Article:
The Corporate Transparency Act (CTA), brings a new wave of transparency to the business landscape. Designed to combat money laundering and enhance corporate accountability, the CTA imposes specific requirements on businesses, including small enterprises such as single member LLC’s, corporations, and limited partnerships. Practically all small business owners will be affected by its strict regulations. As such, let’s dive into its requirements and explore what they mean for small business owners.
What is the CTA?
The purpose of the CTA is to create a national database of companies in the U.S. that identifies the human beings behind the companies. This law is part of an increasing effort to combat money-laundering, terrorism, tax evasion, and other financial crimes. While Congress intended to try to help law enforcement by creating this national database of organizations that might be involved in such activities, it will undoubtedly apply to mom and pop entities. Even though, law abiding small business owners will be severely affected and potentially penalized, Congress' purpose is to bring all small business owners out of the shadows and into the regulatory spotlight.
The Financial Crimes Enforcement Network (“FinCEN”), which is a bureau of the United States Treasury Department (not part of the IRS), will be in charge of creating and maintaining this database. Although this database, as of now, will not be a public record, it will be available to a variety of agencies, such as financial institutions, and may possibly be available to others in the future.
So, what are small business owners required to disclose?
Under the CTA, small businesses in all 50 states, are obligated to disclose comprehensive information about their beneficial owners to the FinCEN. Beneficial owners are individuals who either:
· hold a significant stake (own at least 25% of the company); or
· exercise substantial control over the business.
The business must disclose the beneficial owners':
· full legal names,
· dates of birth,
· addresses, and
· unique identification numbers, such as social security numbers or passport numbers.
What does this mean?
If you own an LLC, including even entities designed only to hold real estate, this new law will most likely affect you! Even if your entity has only one owner and that entity is ignored for federal income tax purposes (such as a single-member LLC), that entity will still have to file reports with FinCEN and the business must disclose the information.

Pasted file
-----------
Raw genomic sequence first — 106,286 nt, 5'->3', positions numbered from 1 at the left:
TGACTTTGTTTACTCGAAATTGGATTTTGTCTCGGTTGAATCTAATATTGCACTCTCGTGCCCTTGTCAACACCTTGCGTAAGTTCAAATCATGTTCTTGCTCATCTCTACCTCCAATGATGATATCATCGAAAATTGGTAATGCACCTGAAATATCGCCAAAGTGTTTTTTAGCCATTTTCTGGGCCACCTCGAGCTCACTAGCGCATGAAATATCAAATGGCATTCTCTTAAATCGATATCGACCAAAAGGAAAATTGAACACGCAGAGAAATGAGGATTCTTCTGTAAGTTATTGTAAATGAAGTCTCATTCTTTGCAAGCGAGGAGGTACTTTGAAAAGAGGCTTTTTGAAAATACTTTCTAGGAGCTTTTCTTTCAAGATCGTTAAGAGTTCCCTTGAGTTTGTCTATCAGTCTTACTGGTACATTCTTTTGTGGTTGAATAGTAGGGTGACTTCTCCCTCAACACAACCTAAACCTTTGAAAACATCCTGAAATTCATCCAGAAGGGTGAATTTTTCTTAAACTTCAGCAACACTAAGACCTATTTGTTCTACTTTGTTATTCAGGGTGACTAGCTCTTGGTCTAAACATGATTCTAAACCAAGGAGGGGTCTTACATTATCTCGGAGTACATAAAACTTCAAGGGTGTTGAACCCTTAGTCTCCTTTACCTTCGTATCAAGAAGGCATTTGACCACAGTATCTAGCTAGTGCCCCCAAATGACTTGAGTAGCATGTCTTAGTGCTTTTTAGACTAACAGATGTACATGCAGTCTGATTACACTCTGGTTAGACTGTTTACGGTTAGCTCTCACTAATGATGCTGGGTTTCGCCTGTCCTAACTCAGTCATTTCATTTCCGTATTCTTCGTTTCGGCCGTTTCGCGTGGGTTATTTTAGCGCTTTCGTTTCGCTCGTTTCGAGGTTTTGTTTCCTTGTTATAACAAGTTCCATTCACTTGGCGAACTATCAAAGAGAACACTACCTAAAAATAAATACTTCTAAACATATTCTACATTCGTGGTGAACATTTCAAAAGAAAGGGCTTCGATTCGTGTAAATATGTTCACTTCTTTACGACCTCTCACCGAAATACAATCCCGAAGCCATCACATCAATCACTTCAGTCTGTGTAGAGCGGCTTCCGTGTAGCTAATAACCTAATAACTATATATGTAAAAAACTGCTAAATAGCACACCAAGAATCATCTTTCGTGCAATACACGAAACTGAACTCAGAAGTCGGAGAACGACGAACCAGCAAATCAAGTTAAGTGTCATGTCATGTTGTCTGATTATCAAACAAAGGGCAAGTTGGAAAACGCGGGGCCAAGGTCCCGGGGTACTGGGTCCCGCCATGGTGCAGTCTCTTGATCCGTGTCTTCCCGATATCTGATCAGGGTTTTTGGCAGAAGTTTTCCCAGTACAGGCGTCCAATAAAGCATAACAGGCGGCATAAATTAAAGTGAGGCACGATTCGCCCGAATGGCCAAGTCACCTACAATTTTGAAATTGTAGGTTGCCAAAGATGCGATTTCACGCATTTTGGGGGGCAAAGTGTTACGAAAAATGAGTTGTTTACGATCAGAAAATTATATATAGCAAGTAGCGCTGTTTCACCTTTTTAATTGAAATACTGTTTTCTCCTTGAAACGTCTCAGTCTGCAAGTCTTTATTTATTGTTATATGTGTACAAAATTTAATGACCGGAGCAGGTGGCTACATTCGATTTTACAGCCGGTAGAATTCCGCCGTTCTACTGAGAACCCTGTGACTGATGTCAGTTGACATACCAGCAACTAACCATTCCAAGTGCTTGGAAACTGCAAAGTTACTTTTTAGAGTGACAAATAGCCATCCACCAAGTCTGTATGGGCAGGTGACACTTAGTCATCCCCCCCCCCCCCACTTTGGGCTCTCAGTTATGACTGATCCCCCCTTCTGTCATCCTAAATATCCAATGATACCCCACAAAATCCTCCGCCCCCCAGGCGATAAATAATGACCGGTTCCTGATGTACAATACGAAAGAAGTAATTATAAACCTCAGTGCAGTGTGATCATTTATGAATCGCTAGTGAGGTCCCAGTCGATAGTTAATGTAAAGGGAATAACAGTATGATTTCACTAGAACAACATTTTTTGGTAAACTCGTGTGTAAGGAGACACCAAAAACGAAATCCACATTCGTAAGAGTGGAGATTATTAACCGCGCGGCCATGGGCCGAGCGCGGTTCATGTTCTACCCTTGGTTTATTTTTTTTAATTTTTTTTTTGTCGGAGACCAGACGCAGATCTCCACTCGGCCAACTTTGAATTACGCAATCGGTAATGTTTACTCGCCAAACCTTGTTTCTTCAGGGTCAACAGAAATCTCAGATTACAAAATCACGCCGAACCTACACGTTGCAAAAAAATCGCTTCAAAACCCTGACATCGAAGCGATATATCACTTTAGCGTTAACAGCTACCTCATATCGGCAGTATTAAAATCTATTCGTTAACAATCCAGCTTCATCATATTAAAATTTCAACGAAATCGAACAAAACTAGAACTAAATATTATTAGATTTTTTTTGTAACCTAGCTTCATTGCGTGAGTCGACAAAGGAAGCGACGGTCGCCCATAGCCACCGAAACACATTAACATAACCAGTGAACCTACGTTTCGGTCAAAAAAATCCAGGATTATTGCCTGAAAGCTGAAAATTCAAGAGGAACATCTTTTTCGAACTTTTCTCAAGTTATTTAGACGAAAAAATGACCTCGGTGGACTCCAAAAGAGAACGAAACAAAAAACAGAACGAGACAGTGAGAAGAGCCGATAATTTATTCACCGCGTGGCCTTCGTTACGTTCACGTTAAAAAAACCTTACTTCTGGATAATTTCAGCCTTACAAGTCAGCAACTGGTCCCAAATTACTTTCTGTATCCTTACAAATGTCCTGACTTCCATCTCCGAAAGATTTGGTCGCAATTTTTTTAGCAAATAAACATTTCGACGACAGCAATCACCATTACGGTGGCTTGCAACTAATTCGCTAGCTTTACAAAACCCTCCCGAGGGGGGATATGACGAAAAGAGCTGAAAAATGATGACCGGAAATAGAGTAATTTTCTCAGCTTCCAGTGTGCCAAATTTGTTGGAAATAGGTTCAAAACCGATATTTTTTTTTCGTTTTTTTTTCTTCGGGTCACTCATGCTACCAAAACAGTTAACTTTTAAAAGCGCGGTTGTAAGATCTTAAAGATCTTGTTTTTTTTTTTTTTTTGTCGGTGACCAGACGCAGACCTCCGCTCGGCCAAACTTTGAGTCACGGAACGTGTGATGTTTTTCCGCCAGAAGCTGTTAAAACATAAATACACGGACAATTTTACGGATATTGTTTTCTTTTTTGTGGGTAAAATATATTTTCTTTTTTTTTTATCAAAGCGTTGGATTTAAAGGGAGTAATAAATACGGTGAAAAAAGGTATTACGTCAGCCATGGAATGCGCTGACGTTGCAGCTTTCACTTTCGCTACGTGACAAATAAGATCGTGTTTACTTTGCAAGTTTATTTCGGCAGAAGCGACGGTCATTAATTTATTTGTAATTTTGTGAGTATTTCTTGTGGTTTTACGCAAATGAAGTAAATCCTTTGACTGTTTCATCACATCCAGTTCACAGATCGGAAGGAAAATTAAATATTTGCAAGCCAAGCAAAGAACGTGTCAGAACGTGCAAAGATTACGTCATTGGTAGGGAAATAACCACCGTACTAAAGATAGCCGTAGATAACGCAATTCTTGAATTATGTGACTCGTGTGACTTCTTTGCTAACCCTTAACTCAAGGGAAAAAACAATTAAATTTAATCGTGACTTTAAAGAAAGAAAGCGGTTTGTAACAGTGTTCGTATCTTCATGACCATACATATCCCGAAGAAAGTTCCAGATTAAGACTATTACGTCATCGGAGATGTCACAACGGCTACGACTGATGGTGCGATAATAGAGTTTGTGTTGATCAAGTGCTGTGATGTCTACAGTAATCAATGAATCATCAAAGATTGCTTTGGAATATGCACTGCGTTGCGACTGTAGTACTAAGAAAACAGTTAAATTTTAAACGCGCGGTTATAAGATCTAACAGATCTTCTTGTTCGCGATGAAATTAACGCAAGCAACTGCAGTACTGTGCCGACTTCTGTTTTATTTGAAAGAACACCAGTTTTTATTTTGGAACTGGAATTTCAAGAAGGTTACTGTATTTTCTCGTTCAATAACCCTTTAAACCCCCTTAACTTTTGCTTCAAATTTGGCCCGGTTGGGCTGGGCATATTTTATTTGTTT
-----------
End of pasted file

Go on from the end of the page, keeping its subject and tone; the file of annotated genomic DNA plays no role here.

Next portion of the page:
If you exert significant control over any such entity (which might include any officer, director, manager, chief financial officer, or investment trustee), then, you may be subject to these requirements. In which case, you would be responsible for filing reports with FinCEN.
The rule goes into effect January 1, 2024. For entities that already exist by that date, their initial reports are due by January 1, 2025. For entities created on or after that date, their initial reports are due within 30 days from the creation of the entity.
As of now, there are no extensions available. Additionally, if any information changes, such as an officer’s address, the business MUST disclose and update the information within 30 days of the change.
What if I don't comply?
If you're a renegade and decide to ignore the regulations, you may be facing stiff civil and criminal penalties for failing to report – this is not something that can be ignored.
The civil penalty is $500 a day up to $10,000. AND the potential criminal charges could be up to two years in prison!
Will the Feds catch the bad guys?
That is to be determined. There are estimates of upwards of 3,000 filings per bad guy caught - and, that is assuming, the bad guys suddenly turn into law abiding citizens who report true and accurate information! You decide!
So, what should I do?
We are still waiting for more direction and guidelines from FinCEN (as well as the expected constitutional challenges that are sure to come!) In the meantime, we advise you to start gathering the required information and stay tuned for updates. As with all laws and regulations, changes are only a signature away, which is why it is imperative to update your legal plans and documents regularly to ensure you are in compliance with all the newest requirements.
Contact us for more information and to ensure your estate and business plans are up to date.